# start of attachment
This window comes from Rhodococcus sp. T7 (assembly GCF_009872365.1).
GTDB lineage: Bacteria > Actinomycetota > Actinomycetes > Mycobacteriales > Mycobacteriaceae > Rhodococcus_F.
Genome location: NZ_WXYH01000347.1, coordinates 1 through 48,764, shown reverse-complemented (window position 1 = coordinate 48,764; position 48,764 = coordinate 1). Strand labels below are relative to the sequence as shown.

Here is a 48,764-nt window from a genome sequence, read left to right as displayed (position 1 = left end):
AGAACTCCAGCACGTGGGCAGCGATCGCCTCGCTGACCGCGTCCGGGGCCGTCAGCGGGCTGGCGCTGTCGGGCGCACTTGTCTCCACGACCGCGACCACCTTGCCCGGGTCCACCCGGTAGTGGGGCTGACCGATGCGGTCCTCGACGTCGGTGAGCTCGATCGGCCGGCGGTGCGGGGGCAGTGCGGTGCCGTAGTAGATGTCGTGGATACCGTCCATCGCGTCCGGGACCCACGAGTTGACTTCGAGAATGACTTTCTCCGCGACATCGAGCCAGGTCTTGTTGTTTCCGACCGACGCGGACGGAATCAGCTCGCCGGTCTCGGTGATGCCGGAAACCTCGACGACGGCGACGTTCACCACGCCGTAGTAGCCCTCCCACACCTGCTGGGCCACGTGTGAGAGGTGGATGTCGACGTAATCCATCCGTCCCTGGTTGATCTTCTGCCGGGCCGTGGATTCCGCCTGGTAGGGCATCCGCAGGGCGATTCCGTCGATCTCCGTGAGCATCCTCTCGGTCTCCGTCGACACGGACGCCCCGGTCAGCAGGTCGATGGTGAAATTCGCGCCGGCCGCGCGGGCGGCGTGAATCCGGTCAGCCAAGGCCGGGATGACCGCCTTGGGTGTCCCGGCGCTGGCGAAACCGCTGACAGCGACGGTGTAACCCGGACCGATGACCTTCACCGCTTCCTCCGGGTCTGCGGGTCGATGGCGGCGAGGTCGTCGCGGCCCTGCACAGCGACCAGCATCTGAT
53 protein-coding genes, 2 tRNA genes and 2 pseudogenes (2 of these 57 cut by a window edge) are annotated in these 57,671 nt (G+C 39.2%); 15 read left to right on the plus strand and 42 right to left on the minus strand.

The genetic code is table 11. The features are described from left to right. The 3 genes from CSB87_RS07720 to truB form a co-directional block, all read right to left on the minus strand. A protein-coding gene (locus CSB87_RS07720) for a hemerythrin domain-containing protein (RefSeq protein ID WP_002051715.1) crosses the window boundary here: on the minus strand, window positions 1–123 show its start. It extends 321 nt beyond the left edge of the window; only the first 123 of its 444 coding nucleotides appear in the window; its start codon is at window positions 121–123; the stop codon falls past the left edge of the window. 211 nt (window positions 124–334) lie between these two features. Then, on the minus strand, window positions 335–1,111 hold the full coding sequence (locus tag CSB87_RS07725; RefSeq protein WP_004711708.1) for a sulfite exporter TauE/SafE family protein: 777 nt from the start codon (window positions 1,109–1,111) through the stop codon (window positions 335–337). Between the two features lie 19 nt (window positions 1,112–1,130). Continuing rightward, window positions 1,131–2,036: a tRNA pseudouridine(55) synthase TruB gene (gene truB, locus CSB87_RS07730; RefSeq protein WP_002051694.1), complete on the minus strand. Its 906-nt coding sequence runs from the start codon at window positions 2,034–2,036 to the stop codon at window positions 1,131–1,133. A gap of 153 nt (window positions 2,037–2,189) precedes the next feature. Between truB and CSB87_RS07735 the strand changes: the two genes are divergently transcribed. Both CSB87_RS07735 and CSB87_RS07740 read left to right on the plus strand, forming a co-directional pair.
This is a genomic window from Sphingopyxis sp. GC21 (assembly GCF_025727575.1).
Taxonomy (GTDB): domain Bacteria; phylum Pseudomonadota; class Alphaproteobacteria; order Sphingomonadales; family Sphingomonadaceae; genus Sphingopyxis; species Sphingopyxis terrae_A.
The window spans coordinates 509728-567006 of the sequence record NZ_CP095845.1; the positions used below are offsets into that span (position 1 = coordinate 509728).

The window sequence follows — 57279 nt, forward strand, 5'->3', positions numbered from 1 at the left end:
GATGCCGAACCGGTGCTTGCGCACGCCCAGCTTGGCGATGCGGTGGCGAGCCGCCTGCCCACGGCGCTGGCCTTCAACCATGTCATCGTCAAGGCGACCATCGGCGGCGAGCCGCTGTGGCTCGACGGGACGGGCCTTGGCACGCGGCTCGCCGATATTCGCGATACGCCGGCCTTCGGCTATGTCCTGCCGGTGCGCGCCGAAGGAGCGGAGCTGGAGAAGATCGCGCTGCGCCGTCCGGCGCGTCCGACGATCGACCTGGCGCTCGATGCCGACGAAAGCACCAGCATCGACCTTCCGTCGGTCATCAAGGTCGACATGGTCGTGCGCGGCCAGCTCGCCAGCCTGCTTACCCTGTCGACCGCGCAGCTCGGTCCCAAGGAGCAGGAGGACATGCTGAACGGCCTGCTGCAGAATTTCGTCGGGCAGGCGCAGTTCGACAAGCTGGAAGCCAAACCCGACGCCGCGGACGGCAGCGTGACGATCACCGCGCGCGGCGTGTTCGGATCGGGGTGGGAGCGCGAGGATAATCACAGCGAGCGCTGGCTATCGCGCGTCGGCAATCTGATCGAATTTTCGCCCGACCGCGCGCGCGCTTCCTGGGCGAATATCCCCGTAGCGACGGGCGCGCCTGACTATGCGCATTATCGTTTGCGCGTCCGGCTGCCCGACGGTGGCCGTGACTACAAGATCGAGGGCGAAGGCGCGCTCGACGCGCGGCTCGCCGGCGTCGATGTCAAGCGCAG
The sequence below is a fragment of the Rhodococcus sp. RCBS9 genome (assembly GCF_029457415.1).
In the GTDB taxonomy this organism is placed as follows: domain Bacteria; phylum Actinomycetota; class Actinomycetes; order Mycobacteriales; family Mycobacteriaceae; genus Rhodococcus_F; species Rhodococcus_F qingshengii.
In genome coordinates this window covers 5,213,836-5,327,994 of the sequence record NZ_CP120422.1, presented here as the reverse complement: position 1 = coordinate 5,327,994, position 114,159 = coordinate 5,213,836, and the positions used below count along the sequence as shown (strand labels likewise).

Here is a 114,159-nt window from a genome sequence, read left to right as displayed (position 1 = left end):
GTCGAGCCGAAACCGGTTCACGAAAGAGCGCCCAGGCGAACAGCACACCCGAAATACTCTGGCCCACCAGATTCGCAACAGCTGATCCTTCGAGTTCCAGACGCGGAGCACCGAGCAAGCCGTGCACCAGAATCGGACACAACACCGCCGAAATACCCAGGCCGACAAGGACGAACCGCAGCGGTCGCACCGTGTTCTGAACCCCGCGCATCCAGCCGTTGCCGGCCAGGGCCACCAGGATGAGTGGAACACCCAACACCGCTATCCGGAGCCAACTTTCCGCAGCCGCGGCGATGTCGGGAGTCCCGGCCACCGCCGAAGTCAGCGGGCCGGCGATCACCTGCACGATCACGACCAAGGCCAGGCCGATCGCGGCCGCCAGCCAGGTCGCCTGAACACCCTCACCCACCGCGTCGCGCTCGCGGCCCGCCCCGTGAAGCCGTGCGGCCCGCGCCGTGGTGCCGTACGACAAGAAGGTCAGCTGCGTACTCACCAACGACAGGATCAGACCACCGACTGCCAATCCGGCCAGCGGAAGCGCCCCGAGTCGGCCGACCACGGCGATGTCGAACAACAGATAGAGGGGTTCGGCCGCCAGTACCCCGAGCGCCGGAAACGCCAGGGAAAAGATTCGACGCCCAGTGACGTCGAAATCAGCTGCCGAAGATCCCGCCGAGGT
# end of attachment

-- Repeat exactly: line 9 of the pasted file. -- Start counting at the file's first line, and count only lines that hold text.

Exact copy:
Taxonomy (GTDB): domain Bacteria; phylum Pseudomonadota; class Alphaproteobacteria; order Sphingomonadales; family Sphingomonadaceae; genus Sphingopyxis; species Sphingopyxis terrae_A.